The 2020 Census will end a month earlier than planned due to the coronavirus pandemic, but most Tennessee counties have only recorded a two percentage-point increase in self-participation rates since May.
Davidson County lags a full seven percentage points behind 2010 self-response rates.
The 2020 Census, originally scheduled to conclude on July 31, was pushed to the end of October earlier this year, due to the coronavirus pandemic. That date changed again last Friday, when the Bureau announced data collection will now end Sept. 30, to ensure enough time to process data by the statutory deadline of Dec. 31.
To encourage greater Census participation, Nashville Mayor John Cooper’s office and the U.S. Census Bureau announced Tuesday they have partnered with The Equity Alliance and The 200 Man Stand. The group will hold a Census Parade in historically underserved communities to encourage Nashvillians to participate in the 2020 Census.
The parade will take place Wednesday, from 3 to 4 p.m. The route will begin at the Napier Recreation Center located at 73 Fairfield Ave., where organizers will begin traveling down several streets including First Avenue South, Hart Street, Lewis Street and Trimble Street, before returning to the Napier Recreation Center. Organizers will not make stops along the parade route.
2020 Census: Who’s responded so far
So far, the 2020 national self-response rate has been 62.9%, just slightly above Tennessee. As of Aug. 2, the percentage of Tennessee households that had self-responded was 62.3%, while final self-response in 2010 was 67.1%.
In 2010, the total national Census response rate, which includes both self-response data and numbers from in-person data collectors, was 74% of U.S. households, according to data from the U.S. Census Bureau.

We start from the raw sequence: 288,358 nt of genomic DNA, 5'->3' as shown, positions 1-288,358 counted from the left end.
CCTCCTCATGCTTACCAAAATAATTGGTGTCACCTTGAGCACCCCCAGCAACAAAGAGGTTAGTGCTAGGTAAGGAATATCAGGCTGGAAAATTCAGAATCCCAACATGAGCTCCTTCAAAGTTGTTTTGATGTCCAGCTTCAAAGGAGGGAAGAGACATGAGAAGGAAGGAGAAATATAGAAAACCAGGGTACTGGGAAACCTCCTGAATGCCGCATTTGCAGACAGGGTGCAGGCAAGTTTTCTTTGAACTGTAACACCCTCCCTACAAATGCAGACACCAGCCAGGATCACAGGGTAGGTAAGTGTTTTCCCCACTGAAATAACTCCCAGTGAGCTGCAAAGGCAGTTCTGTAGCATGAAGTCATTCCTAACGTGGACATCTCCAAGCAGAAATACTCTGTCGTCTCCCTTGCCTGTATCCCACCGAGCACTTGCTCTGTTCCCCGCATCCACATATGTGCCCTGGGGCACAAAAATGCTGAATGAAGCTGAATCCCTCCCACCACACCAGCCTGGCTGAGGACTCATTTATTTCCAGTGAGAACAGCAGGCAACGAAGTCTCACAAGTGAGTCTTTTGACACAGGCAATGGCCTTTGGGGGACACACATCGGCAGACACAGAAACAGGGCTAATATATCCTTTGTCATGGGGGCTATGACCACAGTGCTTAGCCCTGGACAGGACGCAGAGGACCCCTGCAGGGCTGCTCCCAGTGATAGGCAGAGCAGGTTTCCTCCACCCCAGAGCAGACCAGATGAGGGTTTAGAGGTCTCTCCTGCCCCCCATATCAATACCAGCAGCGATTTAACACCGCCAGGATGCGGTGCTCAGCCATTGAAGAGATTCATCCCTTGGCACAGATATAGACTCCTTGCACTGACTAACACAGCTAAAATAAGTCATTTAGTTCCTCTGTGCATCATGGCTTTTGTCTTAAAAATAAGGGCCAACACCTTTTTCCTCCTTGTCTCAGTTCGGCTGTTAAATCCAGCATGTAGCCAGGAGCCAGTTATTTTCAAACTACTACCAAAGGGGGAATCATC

In 2010, Tennessee’s total response rate was 76%.
Tennessee is currently tracking just behind Kentucky’s self-response rate of 65.9% (more than 11 percentage points lower than Kentucky’s total 2010 response rate of 77%), but better than other Southern states like Alabama (60.6%) and Georgia (58.7%). Both Alabama and Georgia reported a total response rate of 72% in 2010.
As a city, 73% of Nashville households in total participated in the 2010 Census. As of August 2, only 59.8% of Davidson County has self-responded, compared to 67.2% that self-responded in 2010. Cheatham County is also further behind its 2010 numbers, with 66.6% self-responding, compared with 72.3% in the last Census.
Williamson County is still recording the highest self-response rate in the state, with 75.6% of households having participated so far, nearly five percentage points above the next closest counties. McNairy County recorded the lowest self-response rate in the state, with only 42% of households participating as of August 2.
Residents can still fill out the 2020 Census online at 2020census.gov.
Tennessee self-participation rates in 2020 Census by county
- Cheatham: 66.6%; 72.3% in 2010
- Davidson: 59.8%; 67.2% in 2010
- Dickson: 68.1%; 69.7% in 2010
- Hamilton: 64.0%; 67.3% in 2010
- Knox: 67.8%; 71.4% in 2010
- Madison: 64.6%; 68.2% in 2010
- Maury: 66.3%; 70.2% in 2010
- Montgomery: 63.7%; 64.1% in 2010
- Robertson: 66.7%; 69.3% in 2010
- Rutherford: 65.9%; 69.4% in 2010
- Shelby: 58.9%; 62.5% in 2010
- Sumner: 68.9%; 72.4% in 2010.
- Williamson: 75.6%; 76.7% in 2010
- Wilson: 70.7%; 72.9% in 2010
Published 11:38 AM EDT Aug 5, 2020